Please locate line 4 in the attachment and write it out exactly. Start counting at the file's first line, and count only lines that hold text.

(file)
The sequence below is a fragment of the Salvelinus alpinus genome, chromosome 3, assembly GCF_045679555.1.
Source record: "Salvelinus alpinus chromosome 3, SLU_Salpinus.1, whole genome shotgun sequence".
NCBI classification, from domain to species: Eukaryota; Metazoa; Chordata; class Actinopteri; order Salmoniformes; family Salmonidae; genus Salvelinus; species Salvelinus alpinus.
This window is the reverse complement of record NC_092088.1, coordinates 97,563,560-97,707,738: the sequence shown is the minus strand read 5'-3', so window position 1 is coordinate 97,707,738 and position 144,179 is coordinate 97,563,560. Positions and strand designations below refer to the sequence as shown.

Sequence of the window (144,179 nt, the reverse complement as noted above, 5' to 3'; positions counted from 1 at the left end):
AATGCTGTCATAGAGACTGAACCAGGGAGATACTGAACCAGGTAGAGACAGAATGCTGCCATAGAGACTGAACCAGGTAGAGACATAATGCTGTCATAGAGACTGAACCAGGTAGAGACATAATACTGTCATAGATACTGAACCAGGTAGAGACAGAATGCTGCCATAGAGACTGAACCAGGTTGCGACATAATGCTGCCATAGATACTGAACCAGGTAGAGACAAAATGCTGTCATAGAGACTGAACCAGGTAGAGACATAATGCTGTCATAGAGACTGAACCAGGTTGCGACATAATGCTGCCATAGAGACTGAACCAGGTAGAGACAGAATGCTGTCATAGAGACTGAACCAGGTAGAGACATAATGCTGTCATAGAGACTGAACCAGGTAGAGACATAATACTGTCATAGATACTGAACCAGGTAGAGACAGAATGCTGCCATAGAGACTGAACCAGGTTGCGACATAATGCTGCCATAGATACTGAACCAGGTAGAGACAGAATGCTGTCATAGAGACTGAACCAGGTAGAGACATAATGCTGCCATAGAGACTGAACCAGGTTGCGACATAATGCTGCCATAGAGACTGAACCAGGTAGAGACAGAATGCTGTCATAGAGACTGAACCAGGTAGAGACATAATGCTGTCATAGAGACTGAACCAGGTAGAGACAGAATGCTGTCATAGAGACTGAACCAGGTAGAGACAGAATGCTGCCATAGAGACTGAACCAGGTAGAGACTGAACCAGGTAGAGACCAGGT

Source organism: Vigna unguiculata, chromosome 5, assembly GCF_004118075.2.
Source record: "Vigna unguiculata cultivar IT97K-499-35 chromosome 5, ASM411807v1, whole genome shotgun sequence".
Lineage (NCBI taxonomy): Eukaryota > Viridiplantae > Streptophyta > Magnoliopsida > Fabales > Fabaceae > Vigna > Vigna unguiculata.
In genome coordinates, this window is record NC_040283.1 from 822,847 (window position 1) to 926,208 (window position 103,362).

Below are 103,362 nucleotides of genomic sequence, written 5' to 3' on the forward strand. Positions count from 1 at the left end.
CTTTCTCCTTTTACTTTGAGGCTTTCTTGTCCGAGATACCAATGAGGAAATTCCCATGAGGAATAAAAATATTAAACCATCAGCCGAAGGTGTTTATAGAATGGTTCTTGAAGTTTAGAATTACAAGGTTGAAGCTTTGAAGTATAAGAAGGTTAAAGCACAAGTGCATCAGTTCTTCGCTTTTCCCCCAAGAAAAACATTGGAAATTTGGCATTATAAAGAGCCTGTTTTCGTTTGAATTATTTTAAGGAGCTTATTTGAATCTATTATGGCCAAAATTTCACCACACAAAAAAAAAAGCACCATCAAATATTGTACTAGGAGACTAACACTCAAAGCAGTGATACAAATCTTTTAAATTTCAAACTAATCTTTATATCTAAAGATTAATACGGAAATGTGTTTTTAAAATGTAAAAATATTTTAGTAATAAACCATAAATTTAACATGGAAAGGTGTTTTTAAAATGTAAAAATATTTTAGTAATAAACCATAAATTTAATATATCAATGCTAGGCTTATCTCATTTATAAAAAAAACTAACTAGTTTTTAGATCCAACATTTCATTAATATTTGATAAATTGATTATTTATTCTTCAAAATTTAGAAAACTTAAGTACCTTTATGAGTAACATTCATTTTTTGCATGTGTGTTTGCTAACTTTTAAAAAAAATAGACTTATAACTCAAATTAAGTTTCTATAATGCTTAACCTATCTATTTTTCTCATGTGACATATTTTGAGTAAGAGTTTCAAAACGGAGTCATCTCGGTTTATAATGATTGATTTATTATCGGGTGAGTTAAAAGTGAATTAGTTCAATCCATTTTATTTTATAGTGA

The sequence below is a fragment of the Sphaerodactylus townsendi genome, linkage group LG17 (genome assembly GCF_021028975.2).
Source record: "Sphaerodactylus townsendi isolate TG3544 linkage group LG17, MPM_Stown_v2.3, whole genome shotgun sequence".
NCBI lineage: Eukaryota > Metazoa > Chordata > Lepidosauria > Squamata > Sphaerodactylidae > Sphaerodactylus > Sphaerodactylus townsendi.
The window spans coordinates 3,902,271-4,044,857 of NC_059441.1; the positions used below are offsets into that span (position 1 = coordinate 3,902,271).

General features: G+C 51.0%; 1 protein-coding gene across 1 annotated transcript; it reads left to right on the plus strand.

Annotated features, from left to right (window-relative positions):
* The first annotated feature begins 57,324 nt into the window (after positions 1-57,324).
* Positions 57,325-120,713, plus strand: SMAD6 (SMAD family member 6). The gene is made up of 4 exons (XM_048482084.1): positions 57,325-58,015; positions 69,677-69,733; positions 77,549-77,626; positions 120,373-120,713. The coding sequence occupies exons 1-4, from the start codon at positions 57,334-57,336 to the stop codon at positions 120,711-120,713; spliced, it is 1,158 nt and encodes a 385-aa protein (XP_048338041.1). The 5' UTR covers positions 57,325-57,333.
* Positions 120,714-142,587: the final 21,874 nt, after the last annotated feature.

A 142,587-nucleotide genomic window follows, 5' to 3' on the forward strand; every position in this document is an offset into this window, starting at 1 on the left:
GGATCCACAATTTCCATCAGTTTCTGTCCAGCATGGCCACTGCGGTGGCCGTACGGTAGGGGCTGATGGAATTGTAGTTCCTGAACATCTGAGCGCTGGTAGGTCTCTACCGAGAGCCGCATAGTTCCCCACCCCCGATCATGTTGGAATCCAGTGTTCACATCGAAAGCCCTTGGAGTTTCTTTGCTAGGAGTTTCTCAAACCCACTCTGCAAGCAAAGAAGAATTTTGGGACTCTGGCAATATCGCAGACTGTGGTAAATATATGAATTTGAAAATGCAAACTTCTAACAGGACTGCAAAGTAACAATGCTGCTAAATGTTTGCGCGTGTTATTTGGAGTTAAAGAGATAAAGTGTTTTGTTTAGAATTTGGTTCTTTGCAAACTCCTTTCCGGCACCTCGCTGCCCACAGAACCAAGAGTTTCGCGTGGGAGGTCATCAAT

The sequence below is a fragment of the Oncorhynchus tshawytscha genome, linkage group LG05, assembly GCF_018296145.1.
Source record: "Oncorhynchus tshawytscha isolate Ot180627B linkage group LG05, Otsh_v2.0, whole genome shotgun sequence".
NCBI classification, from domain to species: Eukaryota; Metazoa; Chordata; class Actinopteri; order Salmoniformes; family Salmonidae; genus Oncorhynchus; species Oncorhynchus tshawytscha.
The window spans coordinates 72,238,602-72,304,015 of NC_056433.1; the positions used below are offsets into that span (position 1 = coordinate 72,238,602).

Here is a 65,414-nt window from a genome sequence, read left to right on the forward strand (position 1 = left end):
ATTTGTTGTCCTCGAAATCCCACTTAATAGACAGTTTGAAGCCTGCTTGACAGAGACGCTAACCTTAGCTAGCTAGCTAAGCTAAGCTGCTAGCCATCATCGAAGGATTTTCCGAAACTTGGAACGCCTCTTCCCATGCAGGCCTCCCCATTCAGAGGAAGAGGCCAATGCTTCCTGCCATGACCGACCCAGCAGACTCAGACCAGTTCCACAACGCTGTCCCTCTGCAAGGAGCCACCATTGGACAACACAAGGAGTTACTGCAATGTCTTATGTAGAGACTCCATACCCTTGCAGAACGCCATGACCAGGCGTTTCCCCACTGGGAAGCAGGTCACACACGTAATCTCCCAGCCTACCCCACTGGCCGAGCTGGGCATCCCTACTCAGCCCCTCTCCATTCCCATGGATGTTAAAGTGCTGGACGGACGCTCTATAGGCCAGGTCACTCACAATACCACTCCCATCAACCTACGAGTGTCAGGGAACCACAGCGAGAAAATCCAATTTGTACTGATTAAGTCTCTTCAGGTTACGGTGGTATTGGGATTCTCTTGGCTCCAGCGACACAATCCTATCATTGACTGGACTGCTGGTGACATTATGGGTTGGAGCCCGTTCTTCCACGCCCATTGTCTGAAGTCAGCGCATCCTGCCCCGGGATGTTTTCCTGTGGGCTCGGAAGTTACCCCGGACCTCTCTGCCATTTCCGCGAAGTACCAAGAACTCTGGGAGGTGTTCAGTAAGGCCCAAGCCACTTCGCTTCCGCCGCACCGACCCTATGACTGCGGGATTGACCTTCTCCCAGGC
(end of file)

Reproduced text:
This window is the reverse complement of record NC_092088.1, coordinates 97,563,560-97,707,738: the sequence shown is the minus strand read 5'-3', so window position 1 is coordinate 97,707,738 and position 144,179 is coordinate 97,563,560. Positions and strand designations below refer to the sequence as shown.